Willie R. Dixon, until recently the second-in-command of Hempstead Village’s police department, plans to retire on July 22 — the result, he says, of being stripped of his rank.

Dixon, who spent about 30 years on the force, was not reappointed as assistant police chief after his contract expired on May 31 and was downgraded to lieutenant. Village officials said they took action because of a district attorney probe into Dixon’s actions on the force.

Dixon said village officials were trying to retaliate against him for filing a discrimination lawsuit against them.

“I am retiring because I am being forced out,” said Dixon, who was the police department’s most senior black officer.

Dixon refiled a federal lawsuit on June 11 against the village, Mayor Wayne Hall Sr., Hempstead police chief Joseph Wing, and village trustees Henry Conyers, Perry Pettus and Don Ryan. The original suit was filed in August 2010.

The complaint details alleged discrimination dating back to 2003 against Dixon, who claimed he was unfairly treated because he’s black and outspoken against what he says is racism in the force.

“He hopes to get the damages that he is due for being subjected to a hostile work environment because of his race,” said Eric Sanders, Dixon’s lawyer, who said his client would seek at least $1 million.

Dixon’s refiling dropped from the lawsuit Nassau County and the district attorney, which had launched a criminal probe against him in 2009. Dixon called it a “bogus burglary” case stemming from a 2008 incident in which he ordered two subordinates to enter a resident’s apartment and remove a barking dog.

“Mr. Dixon’s allegations against the district attorney’s office were meritless,” said DA spokesman John Byrne.

During the probe, Wing relieved Dixon of his authority to issue orders to subordinate officers and assigned him to desk duty pending the outcome of the investigation. No criminal charges were ever filed and the case was closed.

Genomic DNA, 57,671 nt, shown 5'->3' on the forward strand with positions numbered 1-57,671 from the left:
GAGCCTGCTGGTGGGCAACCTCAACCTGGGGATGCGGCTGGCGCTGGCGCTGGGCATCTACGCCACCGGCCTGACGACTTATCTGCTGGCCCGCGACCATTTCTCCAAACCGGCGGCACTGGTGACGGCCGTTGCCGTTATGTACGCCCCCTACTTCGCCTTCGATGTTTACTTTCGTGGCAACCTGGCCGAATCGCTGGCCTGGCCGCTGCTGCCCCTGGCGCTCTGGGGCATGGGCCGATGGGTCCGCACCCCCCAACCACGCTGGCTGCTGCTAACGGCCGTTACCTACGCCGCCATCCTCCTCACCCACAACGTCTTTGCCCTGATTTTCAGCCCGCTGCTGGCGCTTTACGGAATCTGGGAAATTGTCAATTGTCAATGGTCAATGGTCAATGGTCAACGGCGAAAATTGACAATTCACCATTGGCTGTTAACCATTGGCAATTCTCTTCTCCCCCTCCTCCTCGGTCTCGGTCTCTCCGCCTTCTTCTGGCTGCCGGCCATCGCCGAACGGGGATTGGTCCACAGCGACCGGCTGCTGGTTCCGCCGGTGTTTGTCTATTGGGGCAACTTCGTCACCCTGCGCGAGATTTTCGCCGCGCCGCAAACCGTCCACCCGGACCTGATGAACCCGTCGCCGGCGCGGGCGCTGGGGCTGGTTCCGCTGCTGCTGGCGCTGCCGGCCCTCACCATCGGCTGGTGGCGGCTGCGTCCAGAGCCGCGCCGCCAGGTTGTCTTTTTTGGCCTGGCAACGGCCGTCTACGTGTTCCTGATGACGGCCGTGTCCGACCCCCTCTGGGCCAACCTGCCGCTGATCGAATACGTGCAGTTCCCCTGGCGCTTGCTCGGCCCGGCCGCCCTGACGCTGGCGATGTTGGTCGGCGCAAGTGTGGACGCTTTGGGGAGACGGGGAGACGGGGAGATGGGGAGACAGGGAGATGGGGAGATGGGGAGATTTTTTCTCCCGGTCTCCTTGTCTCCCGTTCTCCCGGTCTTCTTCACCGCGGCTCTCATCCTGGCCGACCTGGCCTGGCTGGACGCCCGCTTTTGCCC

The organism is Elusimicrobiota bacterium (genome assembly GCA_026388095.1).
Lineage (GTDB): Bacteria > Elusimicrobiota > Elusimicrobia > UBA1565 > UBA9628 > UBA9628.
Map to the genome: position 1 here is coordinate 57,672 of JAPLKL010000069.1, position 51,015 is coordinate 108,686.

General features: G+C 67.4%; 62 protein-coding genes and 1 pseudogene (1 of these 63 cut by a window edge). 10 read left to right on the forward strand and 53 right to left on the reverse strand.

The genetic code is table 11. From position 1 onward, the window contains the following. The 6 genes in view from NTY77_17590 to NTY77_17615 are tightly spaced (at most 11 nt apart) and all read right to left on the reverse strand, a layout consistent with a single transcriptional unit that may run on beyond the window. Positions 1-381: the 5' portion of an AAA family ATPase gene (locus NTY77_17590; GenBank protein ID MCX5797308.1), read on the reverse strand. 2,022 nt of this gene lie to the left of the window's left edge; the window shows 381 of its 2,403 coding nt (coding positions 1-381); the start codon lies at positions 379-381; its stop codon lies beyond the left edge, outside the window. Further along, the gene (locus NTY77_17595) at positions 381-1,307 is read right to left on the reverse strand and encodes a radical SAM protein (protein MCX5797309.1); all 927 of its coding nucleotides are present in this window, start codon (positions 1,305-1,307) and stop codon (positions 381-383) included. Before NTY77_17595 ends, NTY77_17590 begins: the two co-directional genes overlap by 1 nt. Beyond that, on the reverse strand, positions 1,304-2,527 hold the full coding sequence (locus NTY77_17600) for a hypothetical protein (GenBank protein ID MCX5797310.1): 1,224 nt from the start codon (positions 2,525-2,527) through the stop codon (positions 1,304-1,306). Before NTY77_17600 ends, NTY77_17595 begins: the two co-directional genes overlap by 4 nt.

“I sat in my office for almost two years even after the DA found that I had done nothing wrong,” Dixon said. “They were looking and trying to find something to hang on me.”

Dixon claimed village officials were upset he refused to ask federal investigators to suspend a different probe into the discovery of a noose in a station house locker room in September 2007. The case is currently inactive, said a spokesman for the U.S. attorney’s office.

Village officials said in a statement that Dixon’s claims about discrimination on the force are “without any factual foundation, and the facts are to the contrary.” They pointed out that Hall, former mayor James Garner, and two of the trustees being sued are African-American. The police chief is Asian-American and white, and Ryan is white.

“The conduct is the issue, not the color of the officials,” Sanders said.

Sanders added the police force should better reflect the community.

About 50 percent of the 121-member police force are minorities, officials said. Nearly 50 percent of village residents are African-American and about 44 percent are Hispanic, according to census data.

Village officials also said Dixon “moved steadily up the ranks” of the police department during the time he alleges discriminatory treatment. He was appointed deputy chief in May 2007 and assistant chief in March 2008, during which time he reported to Wing, they said.

But Dixon, the second African-American to serve among the top Hempstead police brass, said he was just a “figurehead.”

“That’s exactly what they were using me for,” Dixon said.

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